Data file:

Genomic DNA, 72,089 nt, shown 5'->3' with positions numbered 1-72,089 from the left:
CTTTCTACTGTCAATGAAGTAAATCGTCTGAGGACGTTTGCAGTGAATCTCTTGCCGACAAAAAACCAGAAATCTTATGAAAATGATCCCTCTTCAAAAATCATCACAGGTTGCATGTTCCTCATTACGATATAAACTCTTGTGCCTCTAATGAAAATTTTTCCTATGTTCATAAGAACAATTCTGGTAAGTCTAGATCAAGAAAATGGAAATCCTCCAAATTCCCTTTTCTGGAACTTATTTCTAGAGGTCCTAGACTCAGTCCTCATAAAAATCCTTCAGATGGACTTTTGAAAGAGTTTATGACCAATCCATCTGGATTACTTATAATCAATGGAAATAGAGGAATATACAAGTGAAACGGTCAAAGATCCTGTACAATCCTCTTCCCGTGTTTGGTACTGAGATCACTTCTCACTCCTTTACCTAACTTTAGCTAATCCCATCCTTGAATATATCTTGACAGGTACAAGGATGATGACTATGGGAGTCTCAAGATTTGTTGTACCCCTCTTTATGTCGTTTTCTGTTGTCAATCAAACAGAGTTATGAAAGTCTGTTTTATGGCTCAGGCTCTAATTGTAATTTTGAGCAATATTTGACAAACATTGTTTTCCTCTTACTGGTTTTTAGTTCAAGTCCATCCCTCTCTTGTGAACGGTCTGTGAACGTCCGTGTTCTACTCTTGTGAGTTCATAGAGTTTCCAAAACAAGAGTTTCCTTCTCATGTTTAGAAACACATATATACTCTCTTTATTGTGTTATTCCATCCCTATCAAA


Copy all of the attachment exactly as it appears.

Genomic DNA, 72,089 nt, shown 5'->3' with positions numbered 1-72,089 from the left:
CTTTCTACTGTCAATGAAGTAAATCGTCTGAGGACGTTTGCAGTGAATCTCTTGCCGACAAAAAACCAGAAATCTTATGAAAATGATCCCTCTTCAAAAATCATCACAGGTTGCATGTTCCTCATTACGATATAAACTCTTGTGCCTCTAATGAAAATTTTTCCTATGTTCATAAGAACAATTCTGGTAAGTCTAGATCAAGAAAATGGAAATCCTCCAAATTCCCTTTTCTGGAACTTATTTCTAGAGGTCCTAGACTCAGTCCTCATAAAAATCCTTCAGATGGACTTTTGAAAGAGTTTATGACCAATCCATCTGGATTACTTATAATCAATGGAAATAGAGGAATATACAAGTGAAACGGTCAAAGATCCTGTACAATCCTCTTCCCGTGTTTGGTACTGAGATCACTTCTCACTCCTTTACCTAACTTTAGCTAATCCCATCCTTGAATATATCTTGACAGGTACAAGGATGATGACTATGGGAGTCTCAAGATTTGTTGTACCCCTCTTTATGTCGTTTTCTGTTGTCAATCAAACAGAGTTATGAAAGTCTGTTTTATGGCTCAGGCTCTAATTGTAATTTTGAGCAATATTTGACAAACATTGTTTTCCTCTTACTGGTTTTTAGTTCAAGTCCATCCCTCTCTTGTGAACGGTCTGTGAACGTCCGTGTTCTACTCTTGTGAGTTCATAGAGTTTCCAAAACAAGAGTTTCCTTCTCATGTTTAGAAACACATATATACTCTCTTTATTGTGTTATTCCATCCCTATCAAA